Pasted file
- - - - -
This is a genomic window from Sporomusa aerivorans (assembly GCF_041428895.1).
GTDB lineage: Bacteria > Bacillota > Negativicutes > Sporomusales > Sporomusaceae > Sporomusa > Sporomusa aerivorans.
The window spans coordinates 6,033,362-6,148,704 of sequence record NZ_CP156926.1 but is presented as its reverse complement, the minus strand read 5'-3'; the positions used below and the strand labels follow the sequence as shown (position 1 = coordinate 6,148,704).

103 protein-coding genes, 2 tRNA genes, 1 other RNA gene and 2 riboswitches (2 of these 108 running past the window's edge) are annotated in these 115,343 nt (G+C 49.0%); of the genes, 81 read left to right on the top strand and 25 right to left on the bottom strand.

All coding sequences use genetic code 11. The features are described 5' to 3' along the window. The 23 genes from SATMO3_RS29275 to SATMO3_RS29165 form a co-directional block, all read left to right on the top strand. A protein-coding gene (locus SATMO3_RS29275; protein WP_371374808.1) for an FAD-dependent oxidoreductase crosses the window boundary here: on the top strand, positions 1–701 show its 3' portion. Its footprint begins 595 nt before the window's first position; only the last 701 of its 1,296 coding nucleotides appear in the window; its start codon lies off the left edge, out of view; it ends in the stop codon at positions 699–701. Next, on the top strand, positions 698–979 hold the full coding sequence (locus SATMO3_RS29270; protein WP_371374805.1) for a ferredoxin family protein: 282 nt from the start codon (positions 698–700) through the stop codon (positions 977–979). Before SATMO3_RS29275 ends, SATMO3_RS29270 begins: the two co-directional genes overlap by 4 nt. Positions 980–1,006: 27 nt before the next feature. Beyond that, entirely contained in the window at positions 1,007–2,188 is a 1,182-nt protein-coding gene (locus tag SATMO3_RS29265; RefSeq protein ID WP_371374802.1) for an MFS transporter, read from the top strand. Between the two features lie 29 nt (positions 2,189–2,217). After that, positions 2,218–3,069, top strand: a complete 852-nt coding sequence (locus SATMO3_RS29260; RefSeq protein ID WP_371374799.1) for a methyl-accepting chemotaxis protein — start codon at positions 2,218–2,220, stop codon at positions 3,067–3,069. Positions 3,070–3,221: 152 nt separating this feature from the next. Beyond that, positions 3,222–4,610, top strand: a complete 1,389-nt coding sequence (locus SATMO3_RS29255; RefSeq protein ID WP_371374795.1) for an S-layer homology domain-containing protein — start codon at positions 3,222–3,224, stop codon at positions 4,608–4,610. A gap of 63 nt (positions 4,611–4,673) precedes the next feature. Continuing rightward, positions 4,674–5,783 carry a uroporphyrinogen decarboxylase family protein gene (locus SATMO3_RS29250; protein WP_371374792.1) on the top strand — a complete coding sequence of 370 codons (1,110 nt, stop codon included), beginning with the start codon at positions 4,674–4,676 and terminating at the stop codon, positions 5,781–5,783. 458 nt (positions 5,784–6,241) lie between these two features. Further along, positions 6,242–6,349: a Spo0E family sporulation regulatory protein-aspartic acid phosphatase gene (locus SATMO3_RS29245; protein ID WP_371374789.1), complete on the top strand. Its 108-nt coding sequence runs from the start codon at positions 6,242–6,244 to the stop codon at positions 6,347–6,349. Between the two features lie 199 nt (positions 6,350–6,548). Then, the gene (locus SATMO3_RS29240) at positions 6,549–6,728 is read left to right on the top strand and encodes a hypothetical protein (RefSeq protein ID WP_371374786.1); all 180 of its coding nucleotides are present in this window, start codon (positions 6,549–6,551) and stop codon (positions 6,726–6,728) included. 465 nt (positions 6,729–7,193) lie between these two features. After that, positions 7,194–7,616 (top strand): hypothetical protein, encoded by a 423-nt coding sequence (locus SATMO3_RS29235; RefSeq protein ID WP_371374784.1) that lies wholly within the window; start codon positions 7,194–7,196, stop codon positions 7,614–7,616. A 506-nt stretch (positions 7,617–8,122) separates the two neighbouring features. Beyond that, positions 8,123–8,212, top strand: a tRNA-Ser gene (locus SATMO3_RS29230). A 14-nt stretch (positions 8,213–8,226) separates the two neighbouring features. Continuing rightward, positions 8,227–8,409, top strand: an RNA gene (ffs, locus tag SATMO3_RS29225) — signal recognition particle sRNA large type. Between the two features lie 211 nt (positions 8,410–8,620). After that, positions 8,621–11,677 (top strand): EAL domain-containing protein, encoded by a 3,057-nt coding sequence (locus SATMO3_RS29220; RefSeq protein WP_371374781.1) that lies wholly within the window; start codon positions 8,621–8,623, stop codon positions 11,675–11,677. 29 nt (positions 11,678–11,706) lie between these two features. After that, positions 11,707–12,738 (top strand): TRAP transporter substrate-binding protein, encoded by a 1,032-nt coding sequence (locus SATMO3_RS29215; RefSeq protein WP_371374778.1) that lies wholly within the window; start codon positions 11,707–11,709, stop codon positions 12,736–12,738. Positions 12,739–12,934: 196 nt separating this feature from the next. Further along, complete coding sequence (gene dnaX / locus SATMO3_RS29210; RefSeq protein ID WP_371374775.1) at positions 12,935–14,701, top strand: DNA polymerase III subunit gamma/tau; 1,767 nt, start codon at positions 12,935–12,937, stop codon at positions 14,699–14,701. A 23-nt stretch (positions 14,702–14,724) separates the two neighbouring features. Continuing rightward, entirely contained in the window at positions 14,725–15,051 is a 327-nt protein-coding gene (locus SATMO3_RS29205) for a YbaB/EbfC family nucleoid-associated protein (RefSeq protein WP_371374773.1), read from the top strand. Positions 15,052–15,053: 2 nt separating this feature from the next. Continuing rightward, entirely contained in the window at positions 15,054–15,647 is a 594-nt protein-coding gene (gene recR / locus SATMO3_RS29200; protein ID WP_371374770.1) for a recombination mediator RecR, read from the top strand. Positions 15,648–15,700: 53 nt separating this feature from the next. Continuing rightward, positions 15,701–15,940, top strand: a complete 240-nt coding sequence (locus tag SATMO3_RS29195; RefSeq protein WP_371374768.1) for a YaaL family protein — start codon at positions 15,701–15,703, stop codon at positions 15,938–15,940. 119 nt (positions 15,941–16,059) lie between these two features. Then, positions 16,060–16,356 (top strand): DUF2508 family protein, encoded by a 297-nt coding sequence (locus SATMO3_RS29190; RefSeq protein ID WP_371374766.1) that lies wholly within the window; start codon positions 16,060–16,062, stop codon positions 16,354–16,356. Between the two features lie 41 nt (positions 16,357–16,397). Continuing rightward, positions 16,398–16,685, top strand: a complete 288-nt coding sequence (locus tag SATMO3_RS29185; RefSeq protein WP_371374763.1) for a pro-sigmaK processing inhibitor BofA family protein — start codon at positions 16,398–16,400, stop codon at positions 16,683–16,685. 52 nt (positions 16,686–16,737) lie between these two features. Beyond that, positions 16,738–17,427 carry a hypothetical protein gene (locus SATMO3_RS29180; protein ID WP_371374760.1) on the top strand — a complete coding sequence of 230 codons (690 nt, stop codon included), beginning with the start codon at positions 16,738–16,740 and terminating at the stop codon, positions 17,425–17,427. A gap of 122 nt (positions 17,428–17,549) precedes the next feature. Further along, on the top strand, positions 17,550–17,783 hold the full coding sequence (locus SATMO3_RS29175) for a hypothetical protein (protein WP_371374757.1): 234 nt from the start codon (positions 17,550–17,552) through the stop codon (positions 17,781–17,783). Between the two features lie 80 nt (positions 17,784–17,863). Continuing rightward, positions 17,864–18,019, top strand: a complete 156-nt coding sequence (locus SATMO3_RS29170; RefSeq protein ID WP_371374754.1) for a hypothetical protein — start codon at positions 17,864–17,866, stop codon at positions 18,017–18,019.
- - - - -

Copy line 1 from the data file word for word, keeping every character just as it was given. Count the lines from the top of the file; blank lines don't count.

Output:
This is a genomic window from Sporomusa aerivorans (assembly GCF_041428895.1).